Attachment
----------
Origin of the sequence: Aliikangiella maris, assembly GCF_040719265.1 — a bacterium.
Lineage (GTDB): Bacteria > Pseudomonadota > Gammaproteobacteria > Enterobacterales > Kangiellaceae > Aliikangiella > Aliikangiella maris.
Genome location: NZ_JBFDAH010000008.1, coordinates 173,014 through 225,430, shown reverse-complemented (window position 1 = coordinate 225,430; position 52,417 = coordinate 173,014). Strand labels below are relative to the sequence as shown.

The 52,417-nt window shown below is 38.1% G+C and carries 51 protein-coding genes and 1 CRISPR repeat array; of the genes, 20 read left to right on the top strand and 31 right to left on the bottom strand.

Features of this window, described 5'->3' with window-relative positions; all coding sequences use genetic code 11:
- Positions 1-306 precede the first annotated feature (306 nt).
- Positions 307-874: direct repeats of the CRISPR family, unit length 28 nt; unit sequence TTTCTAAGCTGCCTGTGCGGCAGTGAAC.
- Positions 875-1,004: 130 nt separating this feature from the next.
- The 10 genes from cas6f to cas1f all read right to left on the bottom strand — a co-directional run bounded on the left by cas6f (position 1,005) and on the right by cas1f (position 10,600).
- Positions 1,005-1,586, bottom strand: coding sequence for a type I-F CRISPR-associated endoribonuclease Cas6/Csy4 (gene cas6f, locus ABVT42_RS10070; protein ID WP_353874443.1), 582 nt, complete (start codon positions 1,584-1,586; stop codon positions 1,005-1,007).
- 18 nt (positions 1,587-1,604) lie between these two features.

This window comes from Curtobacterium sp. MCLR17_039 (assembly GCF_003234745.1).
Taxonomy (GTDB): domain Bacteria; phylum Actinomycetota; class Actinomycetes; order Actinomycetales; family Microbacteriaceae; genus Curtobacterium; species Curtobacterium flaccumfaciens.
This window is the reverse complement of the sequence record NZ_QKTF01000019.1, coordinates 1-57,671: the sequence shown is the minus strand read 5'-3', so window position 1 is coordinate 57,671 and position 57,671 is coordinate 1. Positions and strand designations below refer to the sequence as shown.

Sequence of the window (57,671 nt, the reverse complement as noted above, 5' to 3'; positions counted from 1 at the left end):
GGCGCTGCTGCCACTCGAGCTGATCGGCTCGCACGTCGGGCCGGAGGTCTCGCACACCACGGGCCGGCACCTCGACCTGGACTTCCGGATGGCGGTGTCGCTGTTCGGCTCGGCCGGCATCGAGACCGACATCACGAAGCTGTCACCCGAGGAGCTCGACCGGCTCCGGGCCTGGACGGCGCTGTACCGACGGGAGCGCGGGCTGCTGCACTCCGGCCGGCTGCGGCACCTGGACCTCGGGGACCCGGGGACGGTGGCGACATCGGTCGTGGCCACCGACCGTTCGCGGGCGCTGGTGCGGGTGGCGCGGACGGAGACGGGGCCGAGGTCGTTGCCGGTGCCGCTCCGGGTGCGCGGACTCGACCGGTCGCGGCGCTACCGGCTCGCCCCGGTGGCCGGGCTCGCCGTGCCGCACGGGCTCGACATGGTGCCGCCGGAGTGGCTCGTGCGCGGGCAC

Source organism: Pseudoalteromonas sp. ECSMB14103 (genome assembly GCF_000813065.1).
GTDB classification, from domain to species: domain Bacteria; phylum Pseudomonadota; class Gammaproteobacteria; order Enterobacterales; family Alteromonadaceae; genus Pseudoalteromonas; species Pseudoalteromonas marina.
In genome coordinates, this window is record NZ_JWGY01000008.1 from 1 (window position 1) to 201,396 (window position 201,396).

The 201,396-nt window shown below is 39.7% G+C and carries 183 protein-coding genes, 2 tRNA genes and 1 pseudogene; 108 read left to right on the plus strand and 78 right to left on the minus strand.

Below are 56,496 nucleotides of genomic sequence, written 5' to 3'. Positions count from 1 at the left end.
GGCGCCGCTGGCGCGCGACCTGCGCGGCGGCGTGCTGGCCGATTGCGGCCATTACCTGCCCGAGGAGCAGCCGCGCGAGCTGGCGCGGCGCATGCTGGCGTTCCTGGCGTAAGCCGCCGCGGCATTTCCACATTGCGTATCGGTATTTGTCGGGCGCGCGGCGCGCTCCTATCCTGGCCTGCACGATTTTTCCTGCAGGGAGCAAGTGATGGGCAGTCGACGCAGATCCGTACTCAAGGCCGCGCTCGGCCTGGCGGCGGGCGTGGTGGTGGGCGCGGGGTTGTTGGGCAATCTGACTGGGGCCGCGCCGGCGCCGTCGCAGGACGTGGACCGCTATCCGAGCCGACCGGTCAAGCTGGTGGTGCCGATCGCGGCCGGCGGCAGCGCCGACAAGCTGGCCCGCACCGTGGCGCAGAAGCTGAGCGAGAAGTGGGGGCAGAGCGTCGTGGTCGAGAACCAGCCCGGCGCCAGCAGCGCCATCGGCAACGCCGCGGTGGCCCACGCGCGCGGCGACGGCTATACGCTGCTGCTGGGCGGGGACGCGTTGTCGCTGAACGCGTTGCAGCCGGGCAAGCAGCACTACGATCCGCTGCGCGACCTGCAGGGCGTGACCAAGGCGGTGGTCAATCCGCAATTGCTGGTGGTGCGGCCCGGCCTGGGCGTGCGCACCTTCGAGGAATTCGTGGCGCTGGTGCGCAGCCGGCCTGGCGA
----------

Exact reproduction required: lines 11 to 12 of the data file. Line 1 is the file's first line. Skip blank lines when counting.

- 18 nt (positions 1,587-1,604) lie between these two features.

This window comes from Curtobacterium sp. MCLR17_039 (assembly GCF_003234745.1).